Thanks to all the free museums in NYC, we’re convinced you can spend a day in New York without spending any money. No, seriously—New York may be home to the world’s highest concentration of billionaires, but there are plenty of beautiful things to see here without being rich enough to have your own art gallery. That’s why we’ve gathered our favorite totally gratis museums in NYC where you can check out the best art shows and other museum exhibitions.
When the weather is less than ideal, don’t fret—there are plenty of things to do on a rainy day in NYC. Start by checking out some of these excellent indoor activities below, or use the inclement weather as an excuse to finally sign up for some of the best classes NYC has to offer. During a quick storm, you can always find refuge inside one of Gotham’s many cozy coffee shops—some of them even double as nail salons!RECOMMENDED: Full guide to things to do in spring in NYC
You know you've always wanted to see if the dinosaurs really come alive at night. Now's your chance! Attend one of the American Museum of Natural History's Sleepovers for Grown-ups to explore the famed museum all night long. Not only will you get to sleep under the giant blue whale in the Milstein Hall of Ocean Life, you'll go on guided tours to check out the mummies and more; see a live animal presentation (hawks, snakes and lizards, oh my!
Muck Rack makes it simple to find people, tweets, or articles that mention any name, keyword, company, hashtag etc. We've compiled this guide to help you make the most of your search.
Selecting a term
Start searching tweets, articles from media outlets, articles mentioned in tweets, journalists'
names, titles and bios with some suggested searches:
Companies or Topics (e.g. iPhone, Microsoft)
Phrases (e.g. "cloud computing") — use quotes to keep the terms together
Twitter handles (e.g. @username) — returns those who have mentioned or replied to
Names (e.g. "David Pogue")
Hashtags (e.g. #sxsw, #london2012)
Bio details (e.g. vegan, Olympics, father)
Muck Rack's Advanced Search allows for many boolean operators.
Find results that mention multiple specified terms, use AND or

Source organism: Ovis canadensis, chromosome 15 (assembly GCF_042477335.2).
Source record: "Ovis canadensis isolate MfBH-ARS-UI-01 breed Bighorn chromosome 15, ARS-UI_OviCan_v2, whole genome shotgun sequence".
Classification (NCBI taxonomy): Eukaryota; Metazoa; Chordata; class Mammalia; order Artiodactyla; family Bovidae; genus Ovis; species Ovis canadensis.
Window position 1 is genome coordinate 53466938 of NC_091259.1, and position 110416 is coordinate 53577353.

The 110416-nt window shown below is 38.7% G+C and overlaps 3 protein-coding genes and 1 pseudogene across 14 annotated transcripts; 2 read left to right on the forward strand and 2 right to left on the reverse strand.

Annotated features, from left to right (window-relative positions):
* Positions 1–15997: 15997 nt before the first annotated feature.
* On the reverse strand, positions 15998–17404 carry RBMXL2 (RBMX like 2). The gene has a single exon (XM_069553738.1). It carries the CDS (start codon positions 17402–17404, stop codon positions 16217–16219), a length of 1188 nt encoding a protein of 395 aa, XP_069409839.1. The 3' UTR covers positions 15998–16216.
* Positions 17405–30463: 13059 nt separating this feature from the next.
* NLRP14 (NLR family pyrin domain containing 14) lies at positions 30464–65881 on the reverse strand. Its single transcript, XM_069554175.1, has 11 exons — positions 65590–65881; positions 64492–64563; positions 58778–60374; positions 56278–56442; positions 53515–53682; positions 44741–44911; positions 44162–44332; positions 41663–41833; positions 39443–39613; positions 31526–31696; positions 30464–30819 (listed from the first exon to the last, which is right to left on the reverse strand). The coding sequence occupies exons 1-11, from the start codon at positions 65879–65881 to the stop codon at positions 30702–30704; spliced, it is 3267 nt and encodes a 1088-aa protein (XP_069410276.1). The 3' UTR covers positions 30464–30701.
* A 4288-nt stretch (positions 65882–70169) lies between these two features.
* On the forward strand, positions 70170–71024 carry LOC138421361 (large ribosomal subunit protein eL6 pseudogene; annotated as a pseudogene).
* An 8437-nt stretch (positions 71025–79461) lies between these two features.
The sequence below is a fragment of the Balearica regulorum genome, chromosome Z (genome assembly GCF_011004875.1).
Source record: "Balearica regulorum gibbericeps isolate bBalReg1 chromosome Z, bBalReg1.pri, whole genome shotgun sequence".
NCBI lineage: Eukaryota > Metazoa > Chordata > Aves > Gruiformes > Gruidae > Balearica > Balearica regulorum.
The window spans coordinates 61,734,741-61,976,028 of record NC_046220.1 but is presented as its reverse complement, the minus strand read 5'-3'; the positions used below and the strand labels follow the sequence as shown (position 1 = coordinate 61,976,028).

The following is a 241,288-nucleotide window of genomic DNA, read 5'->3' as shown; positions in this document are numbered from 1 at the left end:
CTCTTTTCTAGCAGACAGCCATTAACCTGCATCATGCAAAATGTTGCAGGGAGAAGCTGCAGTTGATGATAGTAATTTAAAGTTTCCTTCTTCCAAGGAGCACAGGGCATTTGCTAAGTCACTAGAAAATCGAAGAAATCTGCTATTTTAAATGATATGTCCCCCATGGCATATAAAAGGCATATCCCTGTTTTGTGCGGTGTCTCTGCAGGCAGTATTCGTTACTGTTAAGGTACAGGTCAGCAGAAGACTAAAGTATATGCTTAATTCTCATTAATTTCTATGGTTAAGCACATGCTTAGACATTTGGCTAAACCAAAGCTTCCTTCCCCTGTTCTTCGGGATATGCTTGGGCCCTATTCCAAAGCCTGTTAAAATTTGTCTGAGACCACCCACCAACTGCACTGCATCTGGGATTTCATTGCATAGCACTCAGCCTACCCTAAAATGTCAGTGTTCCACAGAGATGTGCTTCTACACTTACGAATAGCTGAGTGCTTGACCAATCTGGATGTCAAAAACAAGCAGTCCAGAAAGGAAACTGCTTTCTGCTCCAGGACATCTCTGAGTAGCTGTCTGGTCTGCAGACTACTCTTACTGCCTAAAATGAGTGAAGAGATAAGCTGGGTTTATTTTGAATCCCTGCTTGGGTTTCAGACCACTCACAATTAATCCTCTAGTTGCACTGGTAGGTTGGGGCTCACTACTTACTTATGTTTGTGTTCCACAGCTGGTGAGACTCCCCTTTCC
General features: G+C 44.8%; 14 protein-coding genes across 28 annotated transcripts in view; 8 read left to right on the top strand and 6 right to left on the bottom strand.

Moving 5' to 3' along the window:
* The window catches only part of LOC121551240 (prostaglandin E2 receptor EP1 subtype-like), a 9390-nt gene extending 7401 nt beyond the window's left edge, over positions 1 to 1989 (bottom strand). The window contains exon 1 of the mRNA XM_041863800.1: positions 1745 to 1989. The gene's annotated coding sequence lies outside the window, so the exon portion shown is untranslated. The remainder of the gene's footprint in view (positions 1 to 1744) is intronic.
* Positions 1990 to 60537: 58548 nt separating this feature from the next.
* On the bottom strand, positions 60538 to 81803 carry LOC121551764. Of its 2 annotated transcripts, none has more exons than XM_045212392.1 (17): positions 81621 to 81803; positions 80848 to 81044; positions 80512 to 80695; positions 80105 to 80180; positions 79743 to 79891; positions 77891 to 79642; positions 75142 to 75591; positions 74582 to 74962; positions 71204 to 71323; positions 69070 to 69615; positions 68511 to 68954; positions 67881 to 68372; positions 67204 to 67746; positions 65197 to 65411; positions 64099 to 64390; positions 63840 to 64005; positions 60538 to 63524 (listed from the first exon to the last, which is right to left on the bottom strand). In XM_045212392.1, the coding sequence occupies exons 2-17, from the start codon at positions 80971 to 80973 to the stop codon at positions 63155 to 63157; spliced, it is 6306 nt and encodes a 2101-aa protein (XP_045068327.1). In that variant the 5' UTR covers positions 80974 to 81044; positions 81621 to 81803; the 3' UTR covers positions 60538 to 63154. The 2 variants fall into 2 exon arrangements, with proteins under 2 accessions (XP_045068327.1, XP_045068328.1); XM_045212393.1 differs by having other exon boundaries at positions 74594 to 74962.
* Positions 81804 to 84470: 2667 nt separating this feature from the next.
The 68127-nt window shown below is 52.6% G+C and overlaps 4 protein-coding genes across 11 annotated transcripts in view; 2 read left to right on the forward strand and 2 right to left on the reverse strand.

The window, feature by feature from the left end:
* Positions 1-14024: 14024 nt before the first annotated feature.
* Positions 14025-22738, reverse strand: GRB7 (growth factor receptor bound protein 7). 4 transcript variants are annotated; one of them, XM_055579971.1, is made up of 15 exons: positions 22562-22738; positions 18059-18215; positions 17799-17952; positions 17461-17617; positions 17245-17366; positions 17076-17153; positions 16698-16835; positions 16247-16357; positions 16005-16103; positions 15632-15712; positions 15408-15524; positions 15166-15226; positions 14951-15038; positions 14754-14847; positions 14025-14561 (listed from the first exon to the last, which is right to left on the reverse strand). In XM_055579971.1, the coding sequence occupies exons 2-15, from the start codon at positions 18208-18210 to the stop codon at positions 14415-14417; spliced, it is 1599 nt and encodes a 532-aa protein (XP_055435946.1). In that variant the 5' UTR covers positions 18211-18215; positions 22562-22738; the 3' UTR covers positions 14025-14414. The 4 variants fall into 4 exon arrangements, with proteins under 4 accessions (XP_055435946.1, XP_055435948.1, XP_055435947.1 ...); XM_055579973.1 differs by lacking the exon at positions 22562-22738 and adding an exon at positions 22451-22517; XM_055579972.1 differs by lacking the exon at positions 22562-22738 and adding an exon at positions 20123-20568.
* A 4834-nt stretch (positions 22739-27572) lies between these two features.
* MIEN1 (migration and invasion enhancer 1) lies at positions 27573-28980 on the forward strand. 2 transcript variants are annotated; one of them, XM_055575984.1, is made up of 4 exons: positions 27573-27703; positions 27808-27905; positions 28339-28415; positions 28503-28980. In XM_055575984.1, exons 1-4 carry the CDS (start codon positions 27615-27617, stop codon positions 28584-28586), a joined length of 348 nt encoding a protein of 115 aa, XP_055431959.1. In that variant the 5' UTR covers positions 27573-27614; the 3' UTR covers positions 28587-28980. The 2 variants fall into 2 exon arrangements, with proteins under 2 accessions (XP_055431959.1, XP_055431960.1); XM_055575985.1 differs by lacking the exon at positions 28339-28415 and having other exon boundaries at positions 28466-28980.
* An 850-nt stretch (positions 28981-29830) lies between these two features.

+. For example, ensure each result contains both Elon Musk and Mark Zuckerberg by
searching Obama AND Romney or Obama + Romney.
Use the operators OR or , to broaden your search when you'd like either of
multiple terms to appear in results. (This is the default behavior of our search when no operators
are used.) For example, search for democrat OR republican to find results that refer to
Democrats and/or Republicans.
Use NOT or - to subtract results from your search. For
example, searching Disney will yield results about the Walt Disney Company as well as Walt Disney
World Resort. To exclude mentions of Disney World, search for Disney -World or Disney
When using one of these operators with a phrase, enclose it in quotation marks. For example, you can
find results about smartphones excluding Apple's iPhone 4S by searching smartphone -"iPhone
Exact case matching or punctuation
If you're searching for a brand name or keyword that relies on specific punctuation marks or capitalization, you can
find results that match your exact query by adding matchcase: before the keyword you're searching for, like matchcase:E*TRADE .
Use parentheses to separate multiple
boolean phrases. For example, to find journalists talking about having fun in Disney World or
Disneyland, search for ("disney world" OR disneyland) AND fun.
An asterisk can be used to search for any variation of a root word truncated by the asterisk. For example, searching for admin* will return results for administrator, administration, administer, administered, etc.
A near operator is an AND operator where you can control the distance between the words. You can vary the distance the near operation uses by adding a forward slash and number (between 0-99) such as strawberries NEAR/10 "whipped cream", which means the strawberries must exist within 10 words of "whipped cream".